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Discovery's early adopter

When Clark Bunting started scheduling programming for The Discovery Channel, it was so easy. Head over to Europe with an empty suitcase. Meet with producers who had barely heard of the nascent cable net. Load your luggage with video masters and screeners that sometimes went immediately on the air and occasionally went on Bunting's personal credit card.

"It was a bit like MTV at the beginning," Bunting says. "Whatever was there went on the air. This was before we thought about things like audience flow and schedules."

He will probably be a little more disciplined now. Years after he began acquiring programming for Discovery and its other networks, Bunting is the new general manager of Discovery Channel, a payoff for his success starting up Discovery Communications' Animal Planet.

That channel was envisioned in 1995 as cheap filler for cable operators' digital cable tiers. But response from operators and viewers was strong enough to make it a full-blown analog cable network, with strong distribution into 67 million homes, although Nielsen ratings are still mixed.

His goal is to give Discovery's programming a little more personality and structure. Discovery is better known for events like Shark Week and Raising the Mammoth than its regular series. It also has no breakout stars like Animal Planet's Steve Irwin, the loud Australian host of The Crocodile Hunter.

"I see great ratings; I see great image," Bunting says. "I'd like to warm up the network a bit, a little tone and range. Put a little connective tissue between those big events."

Bunting was not made for television. The son of a Rochester, Mich., engineer for Chevrolet, he spent five years behind the sales counter of a Troy, Mich., jeweler waiting for his wife to finish grad school. Then he spent a year on the Washington staff of Michigan Congressman Bob Carr.

Itchy, he saw a want ad in the Washington Post
for someone to work on acquiring programming for Cable Education Network, then a tiny startup that had just launched Discovery Network.

Bunting got a full evangelical dose of Chairman John Hendricks, who had hit on the idea of educating the masses, building on thinly watched and distributed nature documentaries made for U.S. public television and overseas outlets. Even though the 3 p.m.-3 a.m. network had only 150,000 subscribers, Bunting was hooked.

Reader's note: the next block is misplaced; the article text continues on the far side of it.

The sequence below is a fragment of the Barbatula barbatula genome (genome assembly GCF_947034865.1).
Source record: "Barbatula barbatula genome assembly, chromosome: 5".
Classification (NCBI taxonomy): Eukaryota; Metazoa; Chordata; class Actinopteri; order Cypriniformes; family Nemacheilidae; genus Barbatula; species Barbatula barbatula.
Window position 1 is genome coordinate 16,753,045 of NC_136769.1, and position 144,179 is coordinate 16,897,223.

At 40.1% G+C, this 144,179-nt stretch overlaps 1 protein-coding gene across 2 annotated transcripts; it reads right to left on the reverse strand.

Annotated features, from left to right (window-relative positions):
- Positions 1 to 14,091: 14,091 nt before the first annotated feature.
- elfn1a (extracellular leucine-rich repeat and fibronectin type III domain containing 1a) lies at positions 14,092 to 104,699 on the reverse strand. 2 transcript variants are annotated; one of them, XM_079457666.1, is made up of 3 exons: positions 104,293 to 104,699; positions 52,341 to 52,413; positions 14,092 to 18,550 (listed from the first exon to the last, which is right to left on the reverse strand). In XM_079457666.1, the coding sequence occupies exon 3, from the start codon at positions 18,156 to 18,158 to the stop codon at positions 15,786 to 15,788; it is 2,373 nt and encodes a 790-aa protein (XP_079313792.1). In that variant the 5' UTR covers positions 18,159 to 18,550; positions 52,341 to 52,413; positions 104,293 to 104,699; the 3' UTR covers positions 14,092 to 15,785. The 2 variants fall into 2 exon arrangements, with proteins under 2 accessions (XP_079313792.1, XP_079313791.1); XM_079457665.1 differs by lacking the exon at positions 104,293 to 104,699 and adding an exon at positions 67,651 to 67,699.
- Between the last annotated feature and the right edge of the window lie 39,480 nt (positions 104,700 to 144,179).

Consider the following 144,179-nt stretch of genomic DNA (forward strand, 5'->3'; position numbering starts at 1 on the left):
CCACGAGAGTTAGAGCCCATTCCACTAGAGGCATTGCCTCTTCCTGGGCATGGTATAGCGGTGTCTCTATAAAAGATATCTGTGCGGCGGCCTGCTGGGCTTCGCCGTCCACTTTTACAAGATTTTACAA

"He was obviously a very charismatic kind of guy," Bunting says. And what impressed Hendricks about Bunting? "I don't think he could afford anybody with a background in television," says Bunting, Discovery employee No. 19. "In Washington, D.C., in 1985, there weren't a lot of people to choose from."

It was not glamorous. Hendricks was about six months away from running out of cash. Bunting cold-called producers around the world, armed only with exhibitor catalogs from international TV conventions. The books were scrounged from executives at other TV companies who had actually attended the markets.

It got easier. Major cable operators Cox Communications Inc., Tele-Communications Inc. and Newhouse Broadcasting Corp. stepped in with cash to keep Discovery going. By 1988, it was big enough to start co-producing its own big-splash events, the first being Ivory Wars, a critical study of elephant poaching. The company now stakes not just documentaries but expeditions, the way National Geographic did for decades.

"It gave me a great understanding of production and production management," says Bunting. "We're not on sound stages in L.A. You're in remote places; things can get away from you." He was in Kenya with Ivory Wars' producers when legendary British critic of lion poachers George Adamson was killed by robbers.

Bunting appreciates his ability to advance while staying at Discovery. "Obviously, we are conscious of ratings, and ratings are important," he says. "You get to do things that are illuminating. That opportunity is gone from most of media today."